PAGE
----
Yoga is widely recognised as a hugely beneficial practice, not only for the body but also for the mind. But can you have too much of a good thing?
The practice has gained a huge following due to its combination of physical, mental, and spiritual elements, among those seeking the kind of activity that also promises a more mindful way of living.
In our fast-paced, stressful and often desk-bound modern lives, spending time to slow down and listen to our bodies is far from a bad thing. But like all areas of the health and fitness machine it is rife with competition, lack of understanding, poor coaching and a smattering of social media-fuelled peacockery.
Risk of injury
Yoga has made a huge impact in the fitness industry. It's not rare for my Insta feed to be sprinkled with vegan bodybuilders, extreme wellness bloggers and even sausage dogs performing eye-popping asanas. But that doesn't mean it is without its risks with yoga-related injuries becoming increasingly more common, often involve the neck, back, knees, wrists and shoulders.
Those most prone to injury are people who seldom exercise and have a largely sedentary lifestyle. It's not unsurprising that suddenly forcing new ranges of movement can cause issues.
In multiple Australian-based studies, evidence has shown that yoga-related injuries have sharply risen in recent years, including injuries that are serious enough to require hospital treatment. Some of these consisted of dislocated shoulders, severe tendon injuries in the knee and herniated disks in the spine.
A stretch too far
There is no denying that yoga is an excellent way to stretch one's muscles and open up a range of movement lost in the rigors of adult life. But this can be detrimental and risky if an equal amount of work isn't put into stabilising this new-found muscle range.
By stabilisation, we aren't talking funky bosu-ball hand-stands or swiss ball pistol squats; we are talking bread-and-butter strength training: squats, deadlifts, lunges, and overhead press to name a few. Basically, all the exercises that make a well-rounded strength workout.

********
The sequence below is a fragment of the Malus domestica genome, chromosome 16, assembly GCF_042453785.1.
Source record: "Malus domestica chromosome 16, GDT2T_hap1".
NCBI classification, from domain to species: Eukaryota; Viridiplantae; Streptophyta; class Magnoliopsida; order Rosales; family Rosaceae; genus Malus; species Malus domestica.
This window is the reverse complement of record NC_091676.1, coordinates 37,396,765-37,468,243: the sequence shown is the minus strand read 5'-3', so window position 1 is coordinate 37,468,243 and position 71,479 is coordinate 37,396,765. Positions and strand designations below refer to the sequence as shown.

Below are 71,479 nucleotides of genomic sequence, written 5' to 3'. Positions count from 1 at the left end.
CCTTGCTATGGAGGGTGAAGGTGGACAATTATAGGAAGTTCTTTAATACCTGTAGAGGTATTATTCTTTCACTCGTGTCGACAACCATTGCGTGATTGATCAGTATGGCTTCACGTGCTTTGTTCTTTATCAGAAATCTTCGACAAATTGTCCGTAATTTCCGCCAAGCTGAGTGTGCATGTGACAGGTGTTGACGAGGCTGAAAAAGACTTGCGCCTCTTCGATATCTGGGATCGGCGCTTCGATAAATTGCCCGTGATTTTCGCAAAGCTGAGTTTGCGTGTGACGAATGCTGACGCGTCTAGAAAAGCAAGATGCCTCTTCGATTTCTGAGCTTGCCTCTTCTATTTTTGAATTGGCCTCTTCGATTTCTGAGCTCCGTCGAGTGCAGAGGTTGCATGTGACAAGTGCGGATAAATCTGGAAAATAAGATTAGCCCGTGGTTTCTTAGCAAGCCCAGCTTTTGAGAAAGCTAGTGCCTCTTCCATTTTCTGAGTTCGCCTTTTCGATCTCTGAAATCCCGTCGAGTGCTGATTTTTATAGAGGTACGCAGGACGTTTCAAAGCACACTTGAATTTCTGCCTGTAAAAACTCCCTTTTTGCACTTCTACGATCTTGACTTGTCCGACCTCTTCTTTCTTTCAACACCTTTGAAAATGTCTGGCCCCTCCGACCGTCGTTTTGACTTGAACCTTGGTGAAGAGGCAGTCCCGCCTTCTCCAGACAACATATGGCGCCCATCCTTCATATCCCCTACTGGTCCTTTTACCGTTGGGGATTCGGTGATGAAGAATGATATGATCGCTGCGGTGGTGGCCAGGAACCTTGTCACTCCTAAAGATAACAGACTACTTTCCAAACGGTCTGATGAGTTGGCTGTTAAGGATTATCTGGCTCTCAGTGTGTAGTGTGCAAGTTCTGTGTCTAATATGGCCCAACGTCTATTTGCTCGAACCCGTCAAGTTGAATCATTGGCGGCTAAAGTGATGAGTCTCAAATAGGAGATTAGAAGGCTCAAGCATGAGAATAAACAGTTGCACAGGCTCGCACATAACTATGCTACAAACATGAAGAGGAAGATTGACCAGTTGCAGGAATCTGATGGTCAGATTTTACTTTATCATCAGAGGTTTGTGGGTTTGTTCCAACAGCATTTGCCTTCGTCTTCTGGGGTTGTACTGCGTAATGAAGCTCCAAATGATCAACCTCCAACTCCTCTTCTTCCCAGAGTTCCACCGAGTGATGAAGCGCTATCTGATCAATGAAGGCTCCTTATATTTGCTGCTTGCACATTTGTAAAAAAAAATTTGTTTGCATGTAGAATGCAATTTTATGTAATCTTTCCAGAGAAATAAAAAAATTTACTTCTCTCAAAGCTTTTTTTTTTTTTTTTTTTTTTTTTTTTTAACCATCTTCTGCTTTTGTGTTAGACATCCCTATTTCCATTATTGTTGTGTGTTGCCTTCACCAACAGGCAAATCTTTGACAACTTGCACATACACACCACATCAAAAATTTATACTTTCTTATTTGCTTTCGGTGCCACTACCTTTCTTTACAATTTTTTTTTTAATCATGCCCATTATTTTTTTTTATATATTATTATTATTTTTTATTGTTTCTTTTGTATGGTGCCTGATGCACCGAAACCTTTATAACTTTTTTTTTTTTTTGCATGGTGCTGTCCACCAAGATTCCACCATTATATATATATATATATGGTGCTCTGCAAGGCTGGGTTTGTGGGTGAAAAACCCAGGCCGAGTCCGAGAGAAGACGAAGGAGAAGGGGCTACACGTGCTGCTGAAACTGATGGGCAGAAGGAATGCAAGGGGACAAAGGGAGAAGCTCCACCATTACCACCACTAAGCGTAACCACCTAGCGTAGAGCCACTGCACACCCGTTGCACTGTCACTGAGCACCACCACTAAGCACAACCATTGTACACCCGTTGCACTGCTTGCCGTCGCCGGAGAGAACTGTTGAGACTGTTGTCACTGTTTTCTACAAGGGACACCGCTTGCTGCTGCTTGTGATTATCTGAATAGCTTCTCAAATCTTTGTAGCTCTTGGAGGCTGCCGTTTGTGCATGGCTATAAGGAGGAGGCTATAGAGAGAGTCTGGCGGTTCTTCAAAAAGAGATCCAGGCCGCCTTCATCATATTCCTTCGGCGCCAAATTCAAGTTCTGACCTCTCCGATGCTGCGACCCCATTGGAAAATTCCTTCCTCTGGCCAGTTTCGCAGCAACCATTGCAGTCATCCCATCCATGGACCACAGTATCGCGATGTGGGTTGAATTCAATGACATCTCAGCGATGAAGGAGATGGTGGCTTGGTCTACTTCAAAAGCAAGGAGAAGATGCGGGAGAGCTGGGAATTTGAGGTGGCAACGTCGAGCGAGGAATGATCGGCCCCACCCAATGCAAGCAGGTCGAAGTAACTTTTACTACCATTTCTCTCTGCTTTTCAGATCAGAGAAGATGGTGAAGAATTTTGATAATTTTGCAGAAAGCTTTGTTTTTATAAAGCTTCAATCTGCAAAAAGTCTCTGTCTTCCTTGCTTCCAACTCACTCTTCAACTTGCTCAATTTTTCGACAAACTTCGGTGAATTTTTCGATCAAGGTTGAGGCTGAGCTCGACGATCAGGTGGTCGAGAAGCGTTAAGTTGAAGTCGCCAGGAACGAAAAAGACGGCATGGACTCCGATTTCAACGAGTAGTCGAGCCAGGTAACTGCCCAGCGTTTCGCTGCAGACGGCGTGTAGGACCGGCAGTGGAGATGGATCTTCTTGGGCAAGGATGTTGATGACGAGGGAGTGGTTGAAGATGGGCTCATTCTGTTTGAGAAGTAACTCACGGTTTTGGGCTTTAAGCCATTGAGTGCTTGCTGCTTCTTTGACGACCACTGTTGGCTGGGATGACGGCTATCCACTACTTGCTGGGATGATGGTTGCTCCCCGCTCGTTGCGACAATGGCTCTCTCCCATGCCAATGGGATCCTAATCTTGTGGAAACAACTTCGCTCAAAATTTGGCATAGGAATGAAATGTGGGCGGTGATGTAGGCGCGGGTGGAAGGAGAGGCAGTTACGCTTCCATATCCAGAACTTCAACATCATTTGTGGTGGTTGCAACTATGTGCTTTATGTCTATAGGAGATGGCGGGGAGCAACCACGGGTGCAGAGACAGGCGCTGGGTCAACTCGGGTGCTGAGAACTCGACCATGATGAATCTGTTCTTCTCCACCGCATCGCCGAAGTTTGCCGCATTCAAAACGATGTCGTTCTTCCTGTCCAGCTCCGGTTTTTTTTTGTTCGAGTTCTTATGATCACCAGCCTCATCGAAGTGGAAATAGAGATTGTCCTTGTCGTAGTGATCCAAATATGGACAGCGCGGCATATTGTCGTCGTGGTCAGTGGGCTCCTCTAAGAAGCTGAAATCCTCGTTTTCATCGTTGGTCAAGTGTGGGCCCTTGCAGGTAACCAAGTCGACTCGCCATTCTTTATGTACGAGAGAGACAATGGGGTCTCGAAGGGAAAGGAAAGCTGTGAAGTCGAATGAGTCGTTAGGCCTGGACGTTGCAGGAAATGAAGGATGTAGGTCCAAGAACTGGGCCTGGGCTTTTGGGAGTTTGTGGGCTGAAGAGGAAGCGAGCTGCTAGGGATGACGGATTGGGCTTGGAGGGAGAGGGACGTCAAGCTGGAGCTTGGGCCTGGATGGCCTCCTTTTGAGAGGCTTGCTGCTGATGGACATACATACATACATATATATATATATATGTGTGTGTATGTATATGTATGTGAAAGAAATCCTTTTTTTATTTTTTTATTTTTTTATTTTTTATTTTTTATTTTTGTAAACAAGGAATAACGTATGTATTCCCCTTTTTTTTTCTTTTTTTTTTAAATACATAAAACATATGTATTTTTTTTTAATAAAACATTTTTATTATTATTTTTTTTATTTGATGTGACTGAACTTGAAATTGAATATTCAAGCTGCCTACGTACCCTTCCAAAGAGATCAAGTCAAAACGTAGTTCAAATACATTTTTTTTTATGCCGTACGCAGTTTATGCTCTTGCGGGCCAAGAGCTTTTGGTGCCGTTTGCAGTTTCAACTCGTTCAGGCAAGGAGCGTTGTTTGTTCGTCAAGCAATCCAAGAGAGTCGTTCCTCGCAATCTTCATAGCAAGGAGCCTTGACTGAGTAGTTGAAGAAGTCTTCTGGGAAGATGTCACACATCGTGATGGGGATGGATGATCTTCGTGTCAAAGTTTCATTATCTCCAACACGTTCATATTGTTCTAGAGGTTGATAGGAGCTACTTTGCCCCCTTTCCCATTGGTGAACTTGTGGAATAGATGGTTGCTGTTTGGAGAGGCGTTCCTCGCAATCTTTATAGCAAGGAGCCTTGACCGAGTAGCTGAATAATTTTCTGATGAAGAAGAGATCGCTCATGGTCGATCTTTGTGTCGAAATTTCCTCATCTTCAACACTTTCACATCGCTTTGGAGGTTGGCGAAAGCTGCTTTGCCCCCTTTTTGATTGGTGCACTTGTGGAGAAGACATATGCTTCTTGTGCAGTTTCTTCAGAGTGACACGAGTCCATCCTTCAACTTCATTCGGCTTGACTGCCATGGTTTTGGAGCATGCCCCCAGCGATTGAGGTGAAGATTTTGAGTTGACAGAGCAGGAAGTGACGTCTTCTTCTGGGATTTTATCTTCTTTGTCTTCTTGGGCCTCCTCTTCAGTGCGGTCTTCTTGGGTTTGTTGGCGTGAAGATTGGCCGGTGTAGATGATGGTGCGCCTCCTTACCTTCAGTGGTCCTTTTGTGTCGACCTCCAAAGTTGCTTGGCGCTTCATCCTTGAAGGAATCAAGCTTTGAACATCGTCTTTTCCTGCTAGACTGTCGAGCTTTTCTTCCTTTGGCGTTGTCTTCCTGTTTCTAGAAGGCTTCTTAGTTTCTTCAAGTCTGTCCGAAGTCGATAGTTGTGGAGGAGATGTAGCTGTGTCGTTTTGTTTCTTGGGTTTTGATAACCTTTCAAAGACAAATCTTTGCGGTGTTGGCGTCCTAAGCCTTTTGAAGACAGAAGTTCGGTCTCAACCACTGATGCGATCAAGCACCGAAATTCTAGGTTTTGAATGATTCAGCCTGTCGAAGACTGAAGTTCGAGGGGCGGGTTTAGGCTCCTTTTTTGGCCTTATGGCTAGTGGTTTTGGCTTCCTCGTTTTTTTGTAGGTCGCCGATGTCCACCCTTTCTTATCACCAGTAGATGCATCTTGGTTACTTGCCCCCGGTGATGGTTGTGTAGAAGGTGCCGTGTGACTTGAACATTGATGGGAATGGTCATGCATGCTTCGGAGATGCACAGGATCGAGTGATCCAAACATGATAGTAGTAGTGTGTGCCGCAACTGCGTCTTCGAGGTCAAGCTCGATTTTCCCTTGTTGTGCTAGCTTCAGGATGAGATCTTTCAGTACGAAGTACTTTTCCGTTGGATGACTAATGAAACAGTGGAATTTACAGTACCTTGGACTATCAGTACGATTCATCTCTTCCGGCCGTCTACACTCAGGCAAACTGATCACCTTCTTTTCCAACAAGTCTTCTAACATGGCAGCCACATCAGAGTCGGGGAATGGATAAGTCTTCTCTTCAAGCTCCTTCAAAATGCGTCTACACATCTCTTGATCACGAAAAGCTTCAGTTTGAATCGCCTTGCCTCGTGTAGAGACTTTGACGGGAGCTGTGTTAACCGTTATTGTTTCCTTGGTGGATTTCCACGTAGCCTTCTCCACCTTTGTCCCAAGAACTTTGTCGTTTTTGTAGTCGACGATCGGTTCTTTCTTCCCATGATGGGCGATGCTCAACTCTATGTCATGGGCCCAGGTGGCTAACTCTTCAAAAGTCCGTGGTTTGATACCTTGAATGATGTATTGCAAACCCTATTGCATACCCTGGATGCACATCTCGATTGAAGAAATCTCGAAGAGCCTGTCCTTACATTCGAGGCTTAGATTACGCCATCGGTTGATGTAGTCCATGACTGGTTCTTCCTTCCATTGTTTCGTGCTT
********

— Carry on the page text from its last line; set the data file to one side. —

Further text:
A muscle that has a lack of stability often means it can be overstretched, and this has negative consequences for nearby joints and connective tissue, ranging from microscopic tears to full-blown ruptures in muscles, tendons or ligaments. Spending hours each week stretching a muscle group such as the hamstring and then expecting it to adapt and react in sudden movements is a tall-order. So don't entirely skip the weights for perfecting toe pretzels just yet.
Doing this trains the brain to be able to call upon the necessary muscle fibres when needed. It'll also strengthen and build not only main muscle groups but all the little stabiliser muscles that often go unnoticed as well.
Like all things to do with your body, care must be taken. If your body feels like it is going to snap the next time you are forcing an Astavakrasana, then hold back a little, focus on your breathing and allow your muscles and connective tissue to ease into the movement. If you have any current injuries or any history of neck, back, shoulder, wrist or knee issues then re-consider jumping straight into your next yoga class.
For the majority of people, the benefits of yoga far outweigh the risks, but like most things to do with your health and fitness; listen to your body first and don't settle for a poor coach!